“We need to be better at having frank conversations with boys about how relationships are hard, rejection is pretty common actually and about how we need to accept that and deal with it appropriately.

“They need to understand that the falling in love part is easy, but the staying together actually takes respect, communication and equality.

“Acknowledge that this is not what they are seeing on TV and in movies where relationships look so easy, where not much rejection happens, and it’s happily ever after.”

She said young boys were being exposed to many forms of harmful misogyny online, including unrealistic portrayals of sex.

“Talk to young boys about how sexual activity shouldn’t be violent or aggressive and both partners should enjoy the process equally,” said Dr Hendriks.

Boys must learn that what they saw online could be either unrealistic, harmful, or both, she explained, so that they didn’t grow up thinking they were masters of the universe who could do whatever they wanted without consequence.

Britain’s psychiatrists recently reported that abuse and violence suffered by women and girls is the main reason they are much more likely than men and boys to develop mental health problems.

The Royal College of Psychiatrists conducted a survey of its practitioners which found experiencing abuse can trigger serious mental health problems in women and girls, including suicidal thoughts and psychosis.

These kinds of difficult relationships — not loneliness, hormonal issues, money worries or work pressures — were the major drivers of poor mental health in women, the survey found.

Dr Hendriks said modelling good behaviour was key to helping youngsters develop healthy ideas about gender and relationships and, in turn, prevent violence against women.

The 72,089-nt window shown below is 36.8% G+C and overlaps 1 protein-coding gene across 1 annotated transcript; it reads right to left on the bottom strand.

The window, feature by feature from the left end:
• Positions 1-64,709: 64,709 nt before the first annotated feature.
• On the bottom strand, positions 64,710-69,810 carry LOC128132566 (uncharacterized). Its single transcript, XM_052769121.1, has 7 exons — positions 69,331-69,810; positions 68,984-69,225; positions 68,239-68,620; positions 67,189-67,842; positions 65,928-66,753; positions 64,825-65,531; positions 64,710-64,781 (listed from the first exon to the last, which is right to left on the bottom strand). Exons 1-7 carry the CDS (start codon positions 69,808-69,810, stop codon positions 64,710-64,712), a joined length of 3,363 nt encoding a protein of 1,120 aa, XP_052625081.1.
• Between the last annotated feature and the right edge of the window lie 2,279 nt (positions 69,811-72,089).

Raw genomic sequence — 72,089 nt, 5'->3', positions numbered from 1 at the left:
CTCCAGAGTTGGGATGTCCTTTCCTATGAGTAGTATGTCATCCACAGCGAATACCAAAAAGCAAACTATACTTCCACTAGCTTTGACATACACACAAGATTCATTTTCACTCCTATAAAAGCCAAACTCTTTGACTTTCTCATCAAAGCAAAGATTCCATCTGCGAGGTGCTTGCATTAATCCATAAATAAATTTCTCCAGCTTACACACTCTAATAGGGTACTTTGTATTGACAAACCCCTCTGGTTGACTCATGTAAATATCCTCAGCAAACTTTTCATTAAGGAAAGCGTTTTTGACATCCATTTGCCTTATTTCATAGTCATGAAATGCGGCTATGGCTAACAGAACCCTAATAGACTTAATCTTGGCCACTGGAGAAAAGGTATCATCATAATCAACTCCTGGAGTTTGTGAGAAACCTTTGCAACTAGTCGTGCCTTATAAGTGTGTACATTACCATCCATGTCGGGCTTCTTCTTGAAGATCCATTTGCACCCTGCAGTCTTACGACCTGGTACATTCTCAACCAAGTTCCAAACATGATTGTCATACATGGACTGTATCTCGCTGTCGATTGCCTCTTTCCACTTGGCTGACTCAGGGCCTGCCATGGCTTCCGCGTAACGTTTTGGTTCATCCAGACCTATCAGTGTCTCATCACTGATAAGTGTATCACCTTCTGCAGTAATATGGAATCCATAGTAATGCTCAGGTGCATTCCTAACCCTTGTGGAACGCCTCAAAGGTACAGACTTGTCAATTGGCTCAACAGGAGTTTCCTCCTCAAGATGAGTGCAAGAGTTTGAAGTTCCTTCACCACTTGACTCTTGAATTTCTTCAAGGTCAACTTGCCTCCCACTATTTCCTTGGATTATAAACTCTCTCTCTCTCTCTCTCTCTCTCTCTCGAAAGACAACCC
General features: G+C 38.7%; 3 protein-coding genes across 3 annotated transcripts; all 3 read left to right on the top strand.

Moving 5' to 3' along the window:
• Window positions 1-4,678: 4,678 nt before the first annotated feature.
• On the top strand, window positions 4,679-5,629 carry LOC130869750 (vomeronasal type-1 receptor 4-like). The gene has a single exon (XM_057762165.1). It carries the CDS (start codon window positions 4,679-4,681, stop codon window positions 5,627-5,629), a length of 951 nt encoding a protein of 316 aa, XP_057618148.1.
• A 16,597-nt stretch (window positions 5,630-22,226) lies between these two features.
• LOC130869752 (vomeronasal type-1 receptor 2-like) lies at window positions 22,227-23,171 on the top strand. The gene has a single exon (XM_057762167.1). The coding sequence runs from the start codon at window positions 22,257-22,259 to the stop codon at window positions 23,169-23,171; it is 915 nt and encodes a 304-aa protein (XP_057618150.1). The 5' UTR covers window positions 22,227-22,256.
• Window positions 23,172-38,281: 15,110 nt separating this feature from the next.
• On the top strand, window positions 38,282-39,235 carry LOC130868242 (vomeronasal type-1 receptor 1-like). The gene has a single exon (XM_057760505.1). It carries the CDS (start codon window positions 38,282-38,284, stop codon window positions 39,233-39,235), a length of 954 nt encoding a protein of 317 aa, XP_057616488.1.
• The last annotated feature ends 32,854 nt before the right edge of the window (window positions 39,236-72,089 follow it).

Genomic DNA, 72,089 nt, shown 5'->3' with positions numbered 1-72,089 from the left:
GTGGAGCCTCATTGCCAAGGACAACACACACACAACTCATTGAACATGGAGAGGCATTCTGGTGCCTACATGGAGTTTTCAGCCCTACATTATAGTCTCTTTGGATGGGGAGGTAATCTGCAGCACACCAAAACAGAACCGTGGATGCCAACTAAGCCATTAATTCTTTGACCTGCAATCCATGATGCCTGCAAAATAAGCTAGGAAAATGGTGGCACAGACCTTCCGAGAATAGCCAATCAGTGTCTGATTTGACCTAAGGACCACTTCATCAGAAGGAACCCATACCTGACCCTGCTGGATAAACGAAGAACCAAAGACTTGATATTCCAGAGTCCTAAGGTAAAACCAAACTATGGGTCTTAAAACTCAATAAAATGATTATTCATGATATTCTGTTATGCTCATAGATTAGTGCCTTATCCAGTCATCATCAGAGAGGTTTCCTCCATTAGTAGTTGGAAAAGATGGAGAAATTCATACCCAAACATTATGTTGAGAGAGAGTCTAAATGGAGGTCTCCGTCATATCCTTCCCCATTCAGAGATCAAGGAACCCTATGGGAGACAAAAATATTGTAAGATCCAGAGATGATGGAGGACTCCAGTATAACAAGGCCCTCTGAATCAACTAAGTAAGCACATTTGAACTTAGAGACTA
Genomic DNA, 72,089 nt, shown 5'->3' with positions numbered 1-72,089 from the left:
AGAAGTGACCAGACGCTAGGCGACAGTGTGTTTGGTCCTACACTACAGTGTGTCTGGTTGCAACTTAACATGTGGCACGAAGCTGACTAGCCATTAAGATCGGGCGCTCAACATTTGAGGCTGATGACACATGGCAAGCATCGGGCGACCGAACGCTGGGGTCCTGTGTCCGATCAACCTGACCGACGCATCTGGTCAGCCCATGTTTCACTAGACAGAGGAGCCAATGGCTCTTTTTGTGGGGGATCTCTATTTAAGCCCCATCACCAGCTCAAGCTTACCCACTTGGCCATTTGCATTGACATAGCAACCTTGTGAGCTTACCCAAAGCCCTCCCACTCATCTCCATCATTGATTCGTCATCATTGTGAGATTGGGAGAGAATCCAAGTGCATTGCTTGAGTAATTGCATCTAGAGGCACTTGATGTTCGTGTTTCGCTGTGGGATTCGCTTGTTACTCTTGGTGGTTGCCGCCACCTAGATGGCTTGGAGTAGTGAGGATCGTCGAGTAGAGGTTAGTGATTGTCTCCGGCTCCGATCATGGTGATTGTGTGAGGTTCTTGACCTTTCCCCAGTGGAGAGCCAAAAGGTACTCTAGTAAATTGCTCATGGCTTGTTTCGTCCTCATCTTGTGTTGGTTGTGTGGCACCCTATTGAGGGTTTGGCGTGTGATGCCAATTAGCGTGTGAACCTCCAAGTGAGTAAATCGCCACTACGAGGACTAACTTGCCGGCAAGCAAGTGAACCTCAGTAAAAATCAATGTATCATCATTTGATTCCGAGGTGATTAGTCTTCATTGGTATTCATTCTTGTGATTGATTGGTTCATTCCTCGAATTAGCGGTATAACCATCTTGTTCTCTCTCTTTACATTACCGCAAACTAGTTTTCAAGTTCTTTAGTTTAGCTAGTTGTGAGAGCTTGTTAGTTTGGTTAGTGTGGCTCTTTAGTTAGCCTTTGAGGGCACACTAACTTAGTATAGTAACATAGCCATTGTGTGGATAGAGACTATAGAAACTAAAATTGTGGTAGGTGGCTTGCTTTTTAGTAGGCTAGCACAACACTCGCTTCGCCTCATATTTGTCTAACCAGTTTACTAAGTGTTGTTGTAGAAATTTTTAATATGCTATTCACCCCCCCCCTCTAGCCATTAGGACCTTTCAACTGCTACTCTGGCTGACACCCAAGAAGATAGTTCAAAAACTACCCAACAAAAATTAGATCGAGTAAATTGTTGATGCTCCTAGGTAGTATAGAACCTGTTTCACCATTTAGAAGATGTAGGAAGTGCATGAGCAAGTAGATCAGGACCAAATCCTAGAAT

She added gender norms and stereotypes — which create unhelpful expectations about how people are supposed to look, feel and act — were problematic for everyone, no matter a person’s gender.

  • Visit health at thewest.com.au for Dr Hendrik’s top tips for discussing gendered violence with kids.

Curtin University’s Dr Jacqui Hendriks shares eight ways to discuss gendered violence with kids and how to model good behaviour:

Model respect for others, both offline and online.

This includes respecting other people’s boundaries.

For example, you might seek permission before hugging someone, or ask people if it’s OK to share a picture of them on social media.

Discuss potentially harmful stereotypes like those depicted online and in films.

For example, boys can and should express their emotions. They don’t have to love football or want a sixpack.

Be careful of throwaway comments while watching the news because kids are always listening.

If it’s a news segment about violence against women, don’t say “But boys get beat up as well”. That is not the issue in the spotlight at that moment. Acknowledge and discuss what is actually happening.

Teach your child to stick up for themselves and others and about how to respond to sexist or inappropriate behaviour.

Talk to them about how to call out inappropriate behaviour or comments — if it is safe to do so.